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St. Thomas Fate Meeting's Topic

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St. Thomas Fate Meeting’s Topic

BY GLENN GILBERT Religion Editor

Three local advocates of a plan to convert St. Thomas High School to an area-wide institution want to attend tonight’s closed-door session of the Lansing Catholic Diocesan Board of Education.

Purpose of the diocesan board’s session is to discuss the future of St. Thomas High. The meeting will be held in Lansing.

Robert E. Marshall, president of the St. Thomas Board of Education, said he, Anthony Schork and Claude R. Martin Jr. have asked to be allowed to attend tonight’s meeting. The trio would like to serve as resource persons able to elaborate on a 15-page supplemental report they have provided to the diocesan board.

The 15-page report is a supplement to the 91-page feasibility study presented last month to the diocesan board by the local Catholic Central Study Committee. That committee explored the feasibility of establishing a Catholic central high school at the St. Thomas High site.

Marshall last week sent his request to be allowed to attend tonight’s meeting to William Kelly, a Jackson lawyer who heads the diocesan board. He had not received a reply as of early this morning and planned to call Kelly later in the day.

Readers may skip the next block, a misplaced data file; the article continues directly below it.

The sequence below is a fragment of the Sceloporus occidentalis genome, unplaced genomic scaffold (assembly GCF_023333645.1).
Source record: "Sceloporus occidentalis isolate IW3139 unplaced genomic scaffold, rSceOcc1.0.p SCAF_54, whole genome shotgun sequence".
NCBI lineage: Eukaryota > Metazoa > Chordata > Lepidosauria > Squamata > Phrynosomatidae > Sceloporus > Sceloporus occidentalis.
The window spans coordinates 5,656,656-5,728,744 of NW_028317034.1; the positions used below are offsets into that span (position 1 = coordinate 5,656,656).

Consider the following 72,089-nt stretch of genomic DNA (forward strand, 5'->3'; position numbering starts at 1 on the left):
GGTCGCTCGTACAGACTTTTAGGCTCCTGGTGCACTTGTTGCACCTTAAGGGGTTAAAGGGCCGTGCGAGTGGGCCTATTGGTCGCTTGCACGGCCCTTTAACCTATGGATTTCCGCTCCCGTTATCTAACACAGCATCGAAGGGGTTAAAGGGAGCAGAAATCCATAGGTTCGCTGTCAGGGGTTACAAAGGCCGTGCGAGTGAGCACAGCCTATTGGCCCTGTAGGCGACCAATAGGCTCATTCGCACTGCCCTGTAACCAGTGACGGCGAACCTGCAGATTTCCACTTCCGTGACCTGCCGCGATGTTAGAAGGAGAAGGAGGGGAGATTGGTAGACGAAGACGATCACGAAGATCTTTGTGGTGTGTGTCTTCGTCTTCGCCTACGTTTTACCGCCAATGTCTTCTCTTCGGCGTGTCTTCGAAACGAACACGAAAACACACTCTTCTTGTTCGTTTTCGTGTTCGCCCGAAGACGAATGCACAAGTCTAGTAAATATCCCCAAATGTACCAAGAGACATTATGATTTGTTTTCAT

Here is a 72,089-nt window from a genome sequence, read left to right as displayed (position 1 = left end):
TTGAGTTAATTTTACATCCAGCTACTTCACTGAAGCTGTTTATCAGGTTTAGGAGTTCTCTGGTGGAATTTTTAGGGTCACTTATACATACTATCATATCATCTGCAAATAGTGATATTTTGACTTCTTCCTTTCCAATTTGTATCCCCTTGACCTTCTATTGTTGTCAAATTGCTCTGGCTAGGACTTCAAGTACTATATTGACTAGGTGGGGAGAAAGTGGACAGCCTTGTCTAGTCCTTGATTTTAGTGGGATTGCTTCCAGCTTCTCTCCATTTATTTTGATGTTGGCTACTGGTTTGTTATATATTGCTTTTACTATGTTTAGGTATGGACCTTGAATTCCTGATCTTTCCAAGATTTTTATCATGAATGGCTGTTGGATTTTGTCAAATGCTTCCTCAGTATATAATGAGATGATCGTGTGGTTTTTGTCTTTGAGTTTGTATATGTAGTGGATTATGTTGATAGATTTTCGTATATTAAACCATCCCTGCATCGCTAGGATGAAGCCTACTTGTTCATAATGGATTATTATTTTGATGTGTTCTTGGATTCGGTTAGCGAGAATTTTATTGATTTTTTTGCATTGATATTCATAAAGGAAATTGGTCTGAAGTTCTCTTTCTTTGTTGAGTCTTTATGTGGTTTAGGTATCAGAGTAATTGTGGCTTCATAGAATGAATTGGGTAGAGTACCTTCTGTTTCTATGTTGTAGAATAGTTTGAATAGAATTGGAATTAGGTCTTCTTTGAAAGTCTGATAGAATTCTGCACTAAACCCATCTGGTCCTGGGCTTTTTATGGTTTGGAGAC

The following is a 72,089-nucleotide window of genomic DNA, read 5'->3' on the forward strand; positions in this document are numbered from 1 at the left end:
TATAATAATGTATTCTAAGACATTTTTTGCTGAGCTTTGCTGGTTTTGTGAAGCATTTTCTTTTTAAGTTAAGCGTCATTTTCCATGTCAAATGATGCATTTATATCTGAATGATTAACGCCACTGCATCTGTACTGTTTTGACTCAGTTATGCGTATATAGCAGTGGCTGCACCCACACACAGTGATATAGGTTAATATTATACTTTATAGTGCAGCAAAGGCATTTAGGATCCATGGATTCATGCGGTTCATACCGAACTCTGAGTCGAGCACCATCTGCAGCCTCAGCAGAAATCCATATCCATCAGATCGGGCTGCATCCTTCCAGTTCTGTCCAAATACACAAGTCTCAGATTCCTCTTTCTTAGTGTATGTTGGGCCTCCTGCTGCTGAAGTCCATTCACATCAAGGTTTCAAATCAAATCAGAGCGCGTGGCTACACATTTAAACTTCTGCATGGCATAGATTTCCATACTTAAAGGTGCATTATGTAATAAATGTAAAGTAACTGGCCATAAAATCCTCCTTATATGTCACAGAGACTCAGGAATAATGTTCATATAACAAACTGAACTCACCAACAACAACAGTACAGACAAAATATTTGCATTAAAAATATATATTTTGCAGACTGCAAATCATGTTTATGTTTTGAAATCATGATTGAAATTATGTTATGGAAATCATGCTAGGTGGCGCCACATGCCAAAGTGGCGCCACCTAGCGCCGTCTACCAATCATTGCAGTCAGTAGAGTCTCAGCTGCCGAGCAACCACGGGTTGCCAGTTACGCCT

The News has learned that Mary Claire Anhut of Ypsilanti also has requested permission to attend tonight’s meeting.

Anhut headed the Catholic Central Study Committee. The committee divided, on a 6-6 vote', on the question of recommending establishment of an area high school at St. Thomas which would draw support from all local Catholic parishes.

Marshall, Schork and Martin argue that an opinion survey of local Catholics revealed strong support for the area high school concept for St. Thomas High.

However, pastors of three key local parishes — St. Thomas and St. Francis here and St. John’s in Ypsilanti — oppose establishment of the area high school, mostly for financial reasons.

Marshall said it is his understanding the diocesan board will make a recommendation on the future of St. Thomas High in January. No decision is likely tonight.

Actually, the final authority for the decision rests with the Most Rev. Kenneth J. Povish, bishop of the 10-county Diocese of Lansing.

Bishop Povish has said the current school year is to be the last for St. Thomas High as an institution primarily supported by one parish — St. Thomas.

The bishop ordered the Catholic Central Study Committee’s exploration of the possibility of making St. Thomas High an area-wide